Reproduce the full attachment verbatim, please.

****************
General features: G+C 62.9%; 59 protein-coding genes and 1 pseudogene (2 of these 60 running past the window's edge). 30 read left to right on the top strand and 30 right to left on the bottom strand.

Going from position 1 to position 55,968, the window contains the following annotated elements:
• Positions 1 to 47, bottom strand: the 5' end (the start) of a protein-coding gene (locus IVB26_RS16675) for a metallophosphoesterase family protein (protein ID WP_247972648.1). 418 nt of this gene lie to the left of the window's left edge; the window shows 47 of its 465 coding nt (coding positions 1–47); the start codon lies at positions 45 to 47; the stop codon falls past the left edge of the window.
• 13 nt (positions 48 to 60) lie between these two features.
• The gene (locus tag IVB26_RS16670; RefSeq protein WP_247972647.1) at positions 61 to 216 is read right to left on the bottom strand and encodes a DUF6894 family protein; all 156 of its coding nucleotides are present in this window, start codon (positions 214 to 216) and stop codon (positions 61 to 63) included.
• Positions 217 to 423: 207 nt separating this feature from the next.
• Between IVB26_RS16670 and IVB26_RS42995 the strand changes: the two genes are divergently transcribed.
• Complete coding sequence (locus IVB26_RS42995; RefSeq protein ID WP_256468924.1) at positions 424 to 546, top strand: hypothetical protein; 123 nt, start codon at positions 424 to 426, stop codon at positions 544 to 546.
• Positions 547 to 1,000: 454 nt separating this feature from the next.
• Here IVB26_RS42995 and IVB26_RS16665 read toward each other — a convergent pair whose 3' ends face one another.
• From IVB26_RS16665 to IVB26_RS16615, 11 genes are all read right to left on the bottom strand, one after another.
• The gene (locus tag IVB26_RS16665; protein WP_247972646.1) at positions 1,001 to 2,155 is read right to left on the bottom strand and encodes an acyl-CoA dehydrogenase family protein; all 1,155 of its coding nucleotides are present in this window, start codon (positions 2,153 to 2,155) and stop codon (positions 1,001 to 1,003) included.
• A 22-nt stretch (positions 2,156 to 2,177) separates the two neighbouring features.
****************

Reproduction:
General features: G+C 62.9%; 59 protein-coding genes and 1 pseudogene (2 of these 60 running past the window's edge). 30 read left to right on the top strand and 30 right to left on the bottom strand.

Going from position 1 to position 55,968, the window contains the following annotated elements:
• Positions 1 to 47, bottom strand: the 5' end (the start) of a protein-coding gene (locus IVB26_RS16675) for a metallophosphoesterase family protein (protein ID WP_247972648.1). 418 nt of this gene lie to the left of the window's left edge; the window shows 47 of its 465 coding nt (coding positions 1–47); the start codon lies at positions 45 to 47; the stop codon falls past the left edge of the window.
• 13 nt (positions 48 to 60) lie between these two features.
• The gene (locus tag IVB26_RS16670; RefSeq protein WP_247972647.1) at positions 61 to 216 is read right to left on the bottom strand and encodes a DUF6894 family protein; all 156 of its coding nucleotides are present in this window, start codon (positions 214 to 216) and stop codon (positions 61 to 63) included.
• Positions 217 to 423: 207 nt separating this feature from the next.
• Between IVB26_RS16670 and IVB26_RS42995 the strand changes: the two genes are divergently transcribed.
• Complete coding sequence (locus IVB26_RS42995; RefSeq protein ID WP_256468924.1) at positions 424 to 546, top strand: hypothetical protein; 123 nt, start codon at positions 424 to 426, stop codon at positions 544 to 546.
• Positions 547 to 1,000: 454 nt separating this feature from the next.
• Here IVB26_RS42995 and IVB26_RS16665 read toward each other — a convergent pair whose 3' ends face one another.
• From IVB26_RS16665 to IVB26_RS16615, 11 genes are all read right to left on the bottom strand, one after another.
• The gene (locus tag IVB26_RS16665; protein WP_247972646.1) at positions 1,001 to 2,155 is read right to left on the bottom strand and encodes an acyl-CoA dehydrogenase family protein; all 1,155 of its coding nucleotides are present in this window, start codon (positions 2,153 to 2,155) and stop codon (positions 1,001 to 1,003) included.
• A 22-nt stretch (positions 2,156 to 2,177) separates the two neighbouring features.